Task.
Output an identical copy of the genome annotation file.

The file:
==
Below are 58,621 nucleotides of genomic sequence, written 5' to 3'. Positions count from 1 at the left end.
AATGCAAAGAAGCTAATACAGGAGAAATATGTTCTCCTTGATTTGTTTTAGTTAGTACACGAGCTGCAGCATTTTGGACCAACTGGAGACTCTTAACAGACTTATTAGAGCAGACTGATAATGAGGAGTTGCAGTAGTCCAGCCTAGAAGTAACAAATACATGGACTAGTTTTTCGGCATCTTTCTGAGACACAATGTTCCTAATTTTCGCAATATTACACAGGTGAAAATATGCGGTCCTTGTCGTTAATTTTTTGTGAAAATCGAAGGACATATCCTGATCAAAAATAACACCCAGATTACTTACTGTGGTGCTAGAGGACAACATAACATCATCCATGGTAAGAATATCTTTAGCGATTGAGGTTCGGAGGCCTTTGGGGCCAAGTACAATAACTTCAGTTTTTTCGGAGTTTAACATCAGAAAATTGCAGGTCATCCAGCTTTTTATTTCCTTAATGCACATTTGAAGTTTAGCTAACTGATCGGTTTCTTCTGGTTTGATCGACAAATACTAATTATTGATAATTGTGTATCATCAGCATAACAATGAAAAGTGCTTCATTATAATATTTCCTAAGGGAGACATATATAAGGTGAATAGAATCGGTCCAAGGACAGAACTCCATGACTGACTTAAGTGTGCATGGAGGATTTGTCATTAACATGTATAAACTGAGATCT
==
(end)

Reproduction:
Below are 58,621 nucleotides of genomic sequence, written 5' to 3'. Positions count from 1 at the left end.
AATGCAAAGAAGCTAATACAGGAGAAATATGTTCTCCTTGATTTGTTTTAGTTAGTACACGAGCTGCAGCATTTTGGACCAACTGGAGACTCTTAACAGACTTATTAGAGCAGACTGATAATGAGGAGTTGCAGTAGTCCAGCCTAGAAGTAACAAATACATGGACTAGTTTTTCGGCATCTTTCTGAGACACAATGTTCCTAATTTTCGCAATATTACACAGGTGAAAATATGCGGTCCTTGTCGTTAATTTTTTGTGAAAATCGAAGGACATATCCTGATCAAAAATAACACCCAGATTACTTACTGTGGTGCTAGAGGACAACATAACATCATCCATGGTAAGAATATCTTTAGCGATTGAGGTTCGGAGGCCTTTGGGGCCAAGTACAATAACTTCAGTTTTTTCGGAGTTTAACATCAGAAAATTGCAGGTCATCCAGCTTTTTATTTCCTTAATGCACATTTGAAGTTTAGCTAACTGATCGGTTTCTTCTGGTTTGATCGACAAATACTAATTATTGATAATTGTGTATCATCAGCATAACAATGAAAAGTGCTTCATTATAATATTTCCTAAGGGAGACATATATAAGGTGAATAGAATCGGTCCAAGGACAGAACTCCATGACTGACTTAAGTGTGCATGGAGGATTTGTCATTAACATGTATAAACTGAGATCT